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ONS Housing Affordability Data (2022) - what do the numbers mean?

On 22 March 2023 the Office for National Statistics (ONS) published the annual data update on house prices and annual earnings. This data is utilised to calculate the affordability ratios at a national a subnational level, in English - how much do houses cost compared to how much people earn.

To preface, the values recorded are average (median) estimates published by the ONS. These are based on the 12 month period up to September 2022 and the 'income' is the workplace-based-full-time-earnings.

So, let's get down to brass tax - what do the numbers say and what do they mean?

In England, the average house price is £275,000 compared to the average income of £33,200. This means that employees in England can expect to spend 8.3 times their annual earnings on a home.

In Wales, the average house price is £190,000 and average income is £30,600. This means that employees in Wales can expect to spend 6.2 times their annual earnings on a home.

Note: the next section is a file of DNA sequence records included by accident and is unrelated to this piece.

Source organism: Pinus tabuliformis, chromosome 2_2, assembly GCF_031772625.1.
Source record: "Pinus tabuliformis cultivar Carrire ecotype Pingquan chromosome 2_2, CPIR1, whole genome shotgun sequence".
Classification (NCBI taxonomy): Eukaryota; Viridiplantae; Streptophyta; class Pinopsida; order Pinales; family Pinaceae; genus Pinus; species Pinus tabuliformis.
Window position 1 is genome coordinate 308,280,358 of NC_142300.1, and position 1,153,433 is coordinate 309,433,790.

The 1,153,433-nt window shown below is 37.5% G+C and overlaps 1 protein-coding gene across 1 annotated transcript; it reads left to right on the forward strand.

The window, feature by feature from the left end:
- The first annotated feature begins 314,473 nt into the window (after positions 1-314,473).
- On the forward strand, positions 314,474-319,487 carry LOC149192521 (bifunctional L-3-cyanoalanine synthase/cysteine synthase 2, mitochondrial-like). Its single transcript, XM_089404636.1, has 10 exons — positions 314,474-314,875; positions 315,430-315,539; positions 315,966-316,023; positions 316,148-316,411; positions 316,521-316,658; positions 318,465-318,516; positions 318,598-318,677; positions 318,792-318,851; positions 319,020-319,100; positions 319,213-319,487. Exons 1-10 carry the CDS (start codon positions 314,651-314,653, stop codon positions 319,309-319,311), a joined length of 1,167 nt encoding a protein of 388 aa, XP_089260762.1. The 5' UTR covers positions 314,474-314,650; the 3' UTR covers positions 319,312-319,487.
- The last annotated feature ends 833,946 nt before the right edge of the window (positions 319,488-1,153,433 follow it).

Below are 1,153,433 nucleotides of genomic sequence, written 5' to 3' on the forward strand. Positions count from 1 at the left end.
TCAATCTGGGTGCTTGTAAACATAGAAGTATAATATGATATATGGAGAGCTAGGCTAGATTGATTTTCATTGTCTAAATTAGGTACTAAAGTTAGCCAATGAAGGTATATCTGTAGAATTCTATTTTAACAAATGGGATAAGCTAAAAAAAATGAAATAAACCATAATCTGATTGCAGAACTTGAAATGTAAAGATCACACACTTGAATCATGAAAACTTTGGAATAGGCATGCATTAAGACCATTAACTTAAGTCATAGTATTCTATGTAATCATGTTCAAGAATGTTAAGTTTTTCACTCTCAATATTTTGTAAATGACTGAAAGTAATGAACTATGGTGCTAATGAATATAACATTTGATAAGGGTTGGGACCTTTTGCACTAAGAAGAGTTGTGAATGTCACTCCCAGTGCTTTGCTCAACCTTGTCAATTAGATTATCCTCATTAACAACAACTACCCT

The good news is that this is a significant improvement in affordability from the previous annual update, when the 'affordability ratio' (multiplier for income to house price) was 9.1!

However, this is not the whole picture. Many factors outside this data impact real terms affordability, including:

  • Cost of living

  • Mortgage availability (and interest rates)

  • Private rental costs (ability to save for a deposit)

  • Location factor (i.e.- are the homes proportionately affordable in areas compared to their income, a consideration which is different in each local authority area and also for each potential buyer)

Viable Placemaking have recently published two twin Briefing Notes on the housing crisis in 2023 and affordability, which highlight the importance of the provision of new homes.

If you are preparing a planning application or appeal and would like to consider the economic implications of your development, including those on affordability, please feel free to get in touch.


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